The opinion of the court was delivered by: David G. Larimer United States District Judge
Plaintiff Joseph Paul Guarneri ("plaintiff"), proceeding pro se, brings this action against Elmira Correctional Facility ("Elmira") employees; Sergeant Kattylacky, Nurse Administrator Hapkin, and Superintendent Calvin E. West (collectively "Elmira defendants"), as well as several Attica Correctional Facility ("Attica") employees; Superintendent James T. Conway, Deputy Superintendents M. Woeller and Randy James, Deputy Superintendent of Programs Sandra Dolce, Corrections Counselor L. Guertin, Grievance Supervisor George Struebel, Nurse Administrator B. Frisby, Physicians Dr. John Bauers and Dr. Laskawski, nurses Turton and Hawley, corrections officers D. Adamy, Rademacker, Preacher and two "John Doe" corrections officers (collectively "Attica defendants").
Plaintiff alleges that the defendants subjected him to cruel and unusual punishment and denied him equal protection of the law, in violation of his rights pursuant to, inter alia, the Eighth and Fourteenth Amendments. (Dkt. #4).
Plaintiff commenced the instant action on September 15, 2005. (Dkt. #1). He claims that during his one month's incarceration at Elmira, the Elmira defendants violated his constitutional rights by failing to provide him with proper ventilation and heating, neglecting to timely repair a clogged toilet, failing to provide plaintiff with more than three opportunities to shower per week and/or failing to provide plaintiff with handicap-accessible showers to accommodate his knee brace, failing to provide adequate treatment for plaintiff's mental health, high blood pressure, hyperthyroidism and knee injury, and failing to provide him with sufficiently frequent access to the facility's law library. He alleges that after he was transferred to Attica, each of the Attica defendants denied him adequate mental health and medical care, subjected him to an unnecessarily rough pat search, denied him access to the law library on a number of occasions, and/or refused to let him out of his cell to attend certain religious services or observe several religious holidays. (Dkt. #4).
On January 29, 2010, the defendants moved for summary judgment dismissing plaintiff's claims, pursuant to Fed. R. Civ. Proc. 56 (Dkt. #87). On February 24, 2010, plaintiff filed papers opposing the motion. (Dkt. #100).
For the reasons set forth below, the defendants' motion (Dkt. #87) is granted, and the complaint is dismissed.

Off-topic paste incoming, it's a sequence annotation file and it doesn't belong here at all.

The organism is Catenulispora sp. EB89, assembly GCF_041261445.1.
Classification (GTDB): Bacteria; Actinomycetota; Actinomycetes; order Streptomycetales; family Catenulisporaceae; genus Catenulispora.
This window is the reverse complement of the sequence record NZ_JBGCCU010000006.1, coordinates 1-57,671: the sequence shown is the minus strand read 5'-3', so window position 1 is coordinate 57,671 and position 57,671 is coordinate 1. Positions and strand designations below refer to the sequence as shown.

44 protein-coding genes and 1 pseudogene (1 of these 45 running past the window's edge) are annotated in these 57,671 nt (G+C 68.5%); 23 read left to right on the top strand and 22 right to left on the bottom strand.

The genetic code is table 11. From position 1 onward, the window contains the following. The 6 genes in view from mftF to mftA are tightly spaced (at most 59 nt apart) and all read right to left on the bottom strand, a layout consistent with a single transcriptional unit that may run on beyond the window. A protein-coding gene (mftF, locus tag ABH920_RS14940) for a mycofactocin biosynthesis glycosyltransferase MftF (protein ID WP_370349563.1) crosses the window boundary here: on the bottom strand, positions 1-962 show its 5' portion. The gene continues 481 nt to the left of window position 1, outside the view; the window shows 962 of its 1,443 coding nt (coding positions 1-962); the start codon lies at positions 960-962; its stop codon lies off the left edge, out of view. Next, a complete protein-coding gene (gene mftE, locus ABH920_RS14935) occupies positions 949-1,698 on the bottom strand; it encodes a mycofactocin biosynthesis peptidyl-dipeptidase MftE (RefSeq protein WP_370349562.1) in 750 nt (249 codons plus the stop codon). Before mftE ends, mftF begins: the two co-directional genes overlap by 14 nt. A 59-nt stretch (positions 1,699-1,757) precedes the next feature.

Summary judgment is appropriate where the record demonstrates that "there is no genuine issue as to any material fact and that the moving party is entitled to a judgment as a matter of law." Fed. R. Civ. P. 56(c). See also Anderson v. Liberty Lobby, Inc., 477 U.S. 242, 247 (1986). Where the party opposing summary judgment is proceeding pro se, the Court must "read the pleadings ... liberally and interpret them to raise the strongest arguments that they suggest." Corcoran v. New York Power Auth., 202 F.3d 530, 536 (2d Cir.1999). However, "proceeding pro se does not otherwise relieve [an opposing party] from the usual requirements of summary judgment." Fitzpatrick v. N.Y. Cornell Hosp., 2002 U.S. Dist. LEXIS 25166 at *5 (S.D.N.Y. 2003). Those requirements include the obligation not to rest upon mere conclusory allegations or denials, but instead to set forth "concrete particulars" showing that a trial is needed. R.G. Group, Inc. v. Horn & Hardart Co., 751 F.2d 69, 77 (2d Cir. 1984).
A. Claims Concerning Conditions at Elmira
Prison conditions which result in the "unnecessary and wanton" infliction of pain, and which are "totally without penological justification," are unconstitutional. Rhodes v. Chapman, 452 U.S. 337, 346 (1981). However, in order to implicate the Constitution, a claim must be grounded upon "extreme deprivations," Hudson v. McMillian, 503 U.S 1, 9 (1992), which are "barbarous" or "shocking to the conscience." Sostre v. McGinnis, 442 F.2d 178, 191 (2d Cir. 1971), and not simply on conditions that are merely unpleasant or annoying to the inmate.
In determining whether prison conditions violate the Constitution, the Court first examines whether the deprivation is objectively "sufficiently serious" to form the basis for an Eighth Amendment violation. Farmer v. Brennan, 511 U.S. 825, 834 (1994) (internal quotations omitted). "The Constitution . . . does not mandate comfortable prisons, and only those deprivations denying the minimal civilized measure of life's necessities" will be found sufficiently serious. Wilson v. Seiter, 501 U.S. 294, 298 (1991), quoting Rhodes, 452 U.S. 337 at 347-349. Second, the finder of fact must examine the subjective prong of the analysis, and determine whether the defendants were ...